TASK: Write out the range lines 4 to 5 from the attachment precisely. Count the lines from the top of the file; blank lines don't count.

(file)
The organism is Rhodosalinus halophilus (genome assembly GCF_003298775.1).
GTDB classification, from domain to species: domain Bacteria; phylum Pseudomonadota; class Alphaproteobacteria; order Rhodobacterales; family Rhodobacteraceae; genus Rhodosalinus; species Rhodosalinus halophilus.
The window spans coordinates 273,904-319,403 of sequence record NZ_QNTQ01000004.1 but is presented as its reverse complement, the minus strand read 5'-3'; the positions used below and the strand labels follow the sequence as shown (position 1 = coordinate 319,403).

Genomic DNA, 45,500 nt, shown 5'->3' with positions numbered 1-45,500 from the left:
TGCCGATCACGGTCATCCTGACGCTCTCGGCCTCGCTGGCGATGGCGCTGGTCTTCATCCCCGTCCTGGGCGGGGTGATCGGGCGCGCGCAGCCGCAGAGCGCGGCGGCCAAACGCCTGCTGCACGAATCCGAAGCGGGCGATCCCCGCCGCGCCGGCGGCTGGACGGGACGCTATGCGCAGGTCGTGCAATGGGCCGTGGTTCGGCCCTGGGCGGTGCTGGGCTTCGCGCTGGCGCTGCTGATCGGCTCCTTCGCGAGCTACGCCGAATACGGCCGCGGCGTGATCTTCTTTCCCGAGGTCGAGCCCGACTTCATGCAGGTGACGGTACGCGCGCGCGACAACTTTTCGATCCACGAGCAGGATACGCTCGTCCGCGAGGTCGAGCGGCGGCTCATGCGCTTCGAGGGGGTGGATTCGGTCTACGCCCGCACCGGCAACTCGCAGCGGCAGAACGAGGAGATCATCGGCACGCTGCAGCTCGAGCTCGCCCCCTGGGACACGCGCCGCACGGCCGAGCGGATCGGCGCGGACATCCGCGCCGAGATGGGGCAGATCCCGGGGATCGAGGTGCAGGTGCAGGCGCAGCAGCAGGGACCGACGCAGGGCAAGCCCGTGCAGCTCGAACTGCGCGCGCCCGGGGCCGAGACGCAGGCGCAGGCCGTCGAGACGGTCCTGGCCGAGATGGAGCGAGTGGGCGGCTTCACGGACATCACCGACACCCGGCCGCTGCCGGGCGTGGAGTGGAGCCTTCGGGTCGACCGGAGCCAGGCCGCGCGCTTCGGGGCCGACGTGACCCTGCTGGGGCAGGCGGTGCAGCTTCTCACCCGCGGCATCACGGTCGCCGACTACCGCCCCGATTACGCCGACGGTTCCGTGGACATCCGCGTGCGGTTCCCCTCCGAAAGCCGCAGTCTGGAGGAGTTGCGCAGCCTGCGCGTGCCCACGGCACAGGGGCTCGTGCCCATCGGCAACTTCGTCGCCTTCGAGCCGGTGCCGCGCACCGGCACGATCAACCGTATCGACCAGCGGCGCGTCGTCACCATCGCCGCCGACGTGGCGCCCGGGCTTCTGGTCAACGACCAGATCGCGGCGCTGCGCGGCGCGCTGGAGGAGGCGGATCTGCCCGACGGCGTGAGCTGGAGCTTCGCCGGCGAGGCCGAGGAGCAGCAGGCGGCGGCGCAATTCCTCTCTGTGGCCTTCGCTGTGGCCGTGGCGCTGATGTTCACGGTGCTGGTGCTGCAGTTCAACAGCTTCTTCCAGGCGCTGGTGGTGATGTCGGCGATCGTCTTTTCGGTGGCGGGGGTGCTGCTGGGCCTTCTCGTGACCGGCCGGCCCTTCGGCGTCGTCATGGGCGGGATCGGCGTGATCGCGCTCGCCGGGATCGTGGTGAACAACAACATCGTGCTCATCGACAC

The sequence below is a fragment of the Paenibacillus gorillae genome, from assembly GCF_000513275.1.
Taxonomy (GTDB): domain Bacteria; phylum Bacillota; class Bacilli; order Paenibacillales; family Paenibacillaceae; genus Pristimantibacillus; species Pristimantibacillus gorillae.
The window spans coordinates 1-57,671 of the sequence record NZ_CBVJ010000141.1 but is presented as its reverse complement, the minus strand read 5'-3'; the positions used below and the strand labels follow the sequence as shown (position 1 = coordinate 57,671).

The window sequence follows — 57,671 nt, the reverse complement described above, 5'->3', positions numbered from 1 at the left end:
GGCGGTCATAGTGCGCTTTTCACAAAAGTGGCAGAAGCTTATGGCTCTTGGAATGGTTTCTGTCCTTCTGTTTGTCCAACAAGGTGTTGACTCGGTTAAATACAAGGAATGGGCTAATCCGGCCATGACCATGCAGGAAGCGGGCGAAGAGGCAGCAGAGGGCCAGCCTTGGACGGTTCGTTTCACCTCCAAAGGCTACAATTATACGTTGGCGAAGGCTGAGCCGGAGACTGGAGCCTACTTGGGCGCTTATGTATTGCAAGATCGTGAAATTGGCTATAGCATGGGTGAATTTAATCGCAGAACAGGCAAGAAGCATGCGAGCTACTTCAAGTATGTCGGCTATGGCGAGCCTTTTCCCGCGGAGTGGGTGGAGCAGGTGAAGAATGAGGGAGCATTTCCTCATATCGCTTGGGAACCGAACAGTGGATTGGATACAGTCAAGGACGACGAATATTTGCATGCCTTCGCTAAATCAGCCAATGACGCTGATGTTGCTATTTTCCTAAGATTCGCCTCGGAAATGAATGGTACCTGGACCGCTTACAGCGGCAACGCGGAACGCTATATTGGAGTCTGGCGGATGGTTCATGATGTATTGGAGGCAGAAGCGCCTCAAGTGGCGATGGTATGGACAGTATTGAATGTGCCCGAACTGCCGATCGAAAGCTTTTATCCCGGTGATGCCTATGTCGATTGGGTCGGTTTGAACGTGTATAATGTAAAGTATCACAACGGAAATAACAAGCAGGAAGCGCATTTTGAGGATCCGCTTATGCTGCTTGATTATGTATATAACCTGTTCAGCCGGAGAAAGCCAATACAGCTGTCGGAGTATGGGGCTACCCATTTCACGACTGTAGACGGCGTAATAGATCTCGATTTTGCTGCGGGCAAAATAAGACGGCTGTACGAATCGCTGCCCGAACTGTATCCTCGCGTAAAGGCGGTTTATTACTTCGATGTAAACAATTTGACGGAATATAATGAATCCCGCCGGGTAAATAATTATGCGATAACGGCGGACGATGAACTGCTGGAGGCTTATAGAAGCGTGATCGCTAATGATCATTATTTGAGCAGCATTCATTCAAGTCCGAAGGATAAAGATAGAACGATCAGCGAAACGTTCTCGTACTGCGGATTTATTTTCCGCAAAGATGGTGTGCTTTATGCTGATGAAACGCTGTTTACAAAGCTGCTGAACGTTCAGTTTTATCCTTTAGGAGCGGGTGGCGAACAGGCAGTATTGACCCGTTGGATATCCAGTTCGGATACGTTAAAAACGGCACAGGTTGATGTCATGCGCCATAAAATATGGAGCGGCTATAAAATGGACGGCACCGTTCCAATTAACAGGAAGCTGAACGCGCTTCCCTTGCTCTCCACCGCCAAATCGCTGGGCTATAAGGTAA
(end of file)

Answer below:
Genomic DNA, 45,500 nt, shown 5'->3' with positions numbered 1-45,500 from the left:
TGCCGATCACGGTCATCCTGACGCTCTCGGCCTCGCTGGCGATGGCGCTGGTCTTCATCCCCGTCCTGGGCGGGGTGATCGGGCGCGCGCAGCCGCAGAGCGCGGCGGCCAAACGCCTGCTGCACGAATCCGAAGCGGGCGATCCCCGCCGCGCCGGCGGCTGGACGGGACGCTATGCGCAGGTCGTGCAATGGGCCGTGGTTCGGCCCTGGGCGGTGCTGGGCTTCGCGCTGGCGCTGCTGATCGGCTCCTTCGCGAGCTACGCCGAATACGGCCGCGGCGTGATCTTCTTTCCCGAGGTCGAGCCCGACTTCATGCAGGTGACGGTACGCGCGCGCGACAACTTTTCGATCCACGAGCAGGATACGCTCGTCCGCGAGGTCGAGCGGCGGCTCATGCGCTTCGAGGGGGTGGATTCGGTCTACGCCCGCACCGGCAACTCGCAGCGGCAGAACGAGGAGATCATCGGCACGCTGCAGCTCGAGCTCGCCCCCTGGGACACGCGCCGCACGGCCGAGCGGATCGGCGCGGACATCCGCGCCGAGATGGGGCAGATCCCGGGGATCGAGGTGCAGGTGCAGGCGCAGCAGCAGGGACCGACGCAGGGCAAGCCCGTGCAGCTCGAACTGCGCGCGCCCGGGGCCGAGACGCAGGCGCAGGCCGTCGAGACGGTCCTGGCCGAGATGGAGCGAGTGGGCGGCTTCACGGACATCACCGACACCCGGCCGCTGCCGGGCGTGGAGTGGAGCCTTCGGGTCGACCGGAGCCAGGCCGCGCGCTTCGGGGCCGACGTGACCCTGCTGGGGCAGGCGGTGCAGCTTCTCACCCGCGGCATCACGGTCGCCGACTACCGCCCCGATTACGCCGACGGTTCCGTGGACATCCGCGTGCGGTTCCCCTCCGAAAGCCGCAGTCTGGAGGAGTTGCGCAGCCTGCGCGTGCCCACGGCACAGGGGCTCGTGCCCATCGGCAACTTCGTCGCCTTCGAGCCGGTGCCGCGCACCGGCACGATCAACCGTATCGACCAGCGGCGCGTCGTCACCATCGCCGCCGACGTGGCGCCCGGGCTTCTGGTCAACGACCAGATCGCGGCGCTGCGCGGCGCGCTGGAGGAGGCGGATCTGCCCGACGGCGTGAGCTGGAGCTTCGCCGGCGAGGCCGAGGAGCAGCAGGCGGCGGCGCAATTCCTCTCTGTGGCCTTCGCTGTGGCCGTGGCGCTGATGTTCACGGTGCTGGTGCTGCAGTTCAACAGCTTCTTCCAGGCGCTGGTGGTGATGTCGGCGATCGTCTTTTCGGTGGCGGGGGTGCTGCTGGGCCTTCTCGTGACCGGCCGGCCCTTCGGCGTCGTCATGGGCGGGATCGGCGTGATCGCGCTCGCCGGGATCGTGGTGAACAACAACATCGTGCTCATCGACAC